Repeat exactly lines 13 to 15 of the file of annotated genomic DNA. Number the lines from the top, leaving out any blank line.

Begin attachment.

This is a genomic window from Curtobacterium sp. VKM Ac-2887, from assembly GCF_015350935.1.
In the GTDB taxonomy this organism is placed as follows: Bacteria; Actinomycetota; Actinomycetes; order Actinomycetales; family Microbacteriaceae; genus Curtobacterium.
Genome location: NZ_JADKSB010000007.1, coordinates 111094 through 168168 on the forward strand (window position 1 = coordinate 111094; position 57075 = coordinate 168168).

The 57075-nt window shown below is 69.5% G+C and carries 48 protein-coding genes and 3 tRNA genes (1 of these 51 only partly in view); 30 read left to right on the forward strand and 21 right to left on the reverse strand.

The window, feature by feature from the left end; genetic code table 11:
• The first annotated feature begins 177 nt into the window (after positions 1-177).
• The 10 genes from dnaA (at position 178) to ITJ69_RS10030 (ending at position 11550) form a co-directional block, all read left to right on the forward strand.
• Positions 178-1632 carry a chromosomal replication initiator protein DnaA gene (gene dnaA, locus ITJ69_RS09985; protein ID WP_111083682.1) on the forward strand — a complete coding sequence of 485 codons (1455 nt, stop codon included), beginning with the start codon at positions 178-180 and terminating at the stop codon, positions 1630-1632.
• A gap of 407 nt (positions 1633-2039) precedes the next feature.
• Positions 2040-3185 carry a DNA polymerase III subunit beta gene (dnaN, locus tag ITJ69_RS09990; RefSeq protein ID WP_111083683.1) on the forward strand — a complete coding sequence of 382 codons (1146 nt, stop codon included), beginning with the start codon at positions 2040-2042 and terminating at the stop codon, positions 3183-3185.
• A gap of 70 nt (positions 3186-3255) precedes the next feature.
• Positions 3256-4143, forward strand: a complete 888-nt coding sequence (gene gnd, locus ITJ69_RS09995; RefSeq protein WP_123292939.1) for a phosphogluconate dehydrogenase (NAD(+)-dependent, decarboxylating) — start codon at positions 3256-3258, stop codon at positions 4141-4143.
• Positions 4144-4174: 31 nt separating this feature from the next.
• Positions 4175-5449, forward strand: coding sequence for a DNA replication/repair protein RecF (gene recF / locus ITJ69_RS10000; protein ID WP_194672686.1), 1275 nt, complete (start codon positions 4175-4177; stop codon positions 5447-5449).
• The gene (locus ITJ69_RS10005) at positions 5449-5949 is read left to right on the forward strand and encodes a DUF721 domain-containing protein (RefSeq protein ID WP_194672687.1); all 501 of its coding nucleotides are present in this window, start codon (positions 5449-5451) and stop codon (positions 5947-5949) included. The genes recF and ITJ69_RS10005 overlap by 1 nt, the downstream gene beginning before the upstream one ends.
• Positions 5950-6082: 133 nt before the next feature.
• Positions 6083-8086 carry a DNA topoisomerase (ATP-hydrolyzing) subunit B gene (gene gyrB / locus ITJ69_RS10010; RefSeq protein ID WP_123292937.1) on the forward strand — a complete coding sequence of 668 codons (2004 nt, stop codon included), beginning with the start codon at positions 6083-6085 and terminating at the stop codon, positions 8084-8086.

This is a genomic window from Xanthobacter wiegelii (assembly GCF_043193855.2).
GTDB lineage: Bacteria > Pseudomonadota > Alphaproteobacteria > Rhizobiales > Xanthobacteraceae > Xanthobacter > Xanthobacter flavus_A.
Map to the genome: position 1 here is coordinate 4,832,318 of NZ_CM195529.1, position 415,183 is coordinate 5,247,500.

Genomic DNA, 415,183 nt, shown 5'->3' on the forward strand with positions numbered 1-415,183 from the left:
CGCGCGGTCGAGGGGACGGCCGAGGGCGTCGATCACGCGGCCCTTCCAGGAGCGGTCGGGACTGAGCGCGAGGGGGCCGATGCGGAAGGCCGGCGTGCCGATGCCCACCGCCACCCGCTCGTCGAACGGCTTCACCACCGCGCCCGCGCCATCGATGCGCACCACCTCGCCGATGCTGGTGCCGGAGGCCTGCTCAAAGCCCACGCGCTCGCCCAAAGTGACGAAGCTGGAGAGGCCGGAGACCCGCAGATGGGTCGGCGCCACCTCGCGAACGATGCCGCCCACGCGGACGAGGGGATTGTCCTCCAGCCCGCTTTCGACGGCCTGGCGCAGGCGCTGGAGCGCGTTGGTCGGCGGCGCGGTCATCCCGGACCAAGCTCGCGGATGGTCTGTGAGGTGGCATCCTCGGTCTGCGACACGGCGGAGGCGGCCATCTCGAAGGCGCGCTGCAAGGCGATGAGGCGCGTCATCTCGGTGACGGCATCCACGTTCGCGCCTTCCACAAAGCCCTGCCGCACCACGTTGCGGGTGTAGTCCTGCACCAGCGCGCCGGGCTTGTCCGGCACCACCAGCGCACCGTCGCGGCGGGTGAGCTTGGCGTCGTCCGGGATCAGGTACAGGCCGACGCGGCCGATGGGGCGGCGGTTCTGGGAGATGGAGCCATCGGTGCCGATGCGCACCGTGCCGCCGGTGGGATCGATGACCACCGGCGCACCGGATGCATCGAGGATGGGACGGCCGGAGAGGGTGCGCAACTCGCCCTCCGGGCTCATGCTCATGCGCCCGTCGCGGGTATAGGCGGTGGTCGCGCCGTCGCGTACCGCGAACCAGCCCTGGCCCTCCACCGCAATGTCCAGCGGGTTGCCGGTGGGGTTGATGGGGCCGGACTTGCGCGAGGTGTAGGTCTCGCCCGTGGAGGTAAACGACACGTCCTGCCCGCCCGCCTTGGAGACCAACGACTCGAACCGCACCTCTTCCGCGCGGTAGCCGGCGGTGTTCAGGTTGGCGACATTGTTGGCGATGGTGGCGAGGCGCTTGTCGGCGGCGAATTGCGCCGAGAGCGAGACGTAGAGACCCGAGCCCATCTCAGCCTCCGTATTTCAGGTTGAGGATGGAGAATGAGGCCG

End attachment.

• Positions 4144-4174: 31 nt separating this feature from the next.
• Positions 4175-5449, forward strand: coding sequence for a DNA replication/repair protein RecF (gene recF / locus ITJ69_RS10000; protein ID WP_194672686.1), 1275 nt, complete (start codon positions 4175-4177; stop codon positions 5447-5449).
• The gene (locus ITJ69_RS10005) at positions 5449-5949 is read left to right on the forward strand and encodes a DUF721 domain-containing protein (RefSeq protein ID WP_194672687.1); all 501 of its coding nucleotides are present in this window, start codon (positions 5449-5451) and stop codon (positions 5947-5949) included. The genes recF and ITJ69_RS10005 overlap by 1 nt, the downstream gene beginning before the upstream one ends.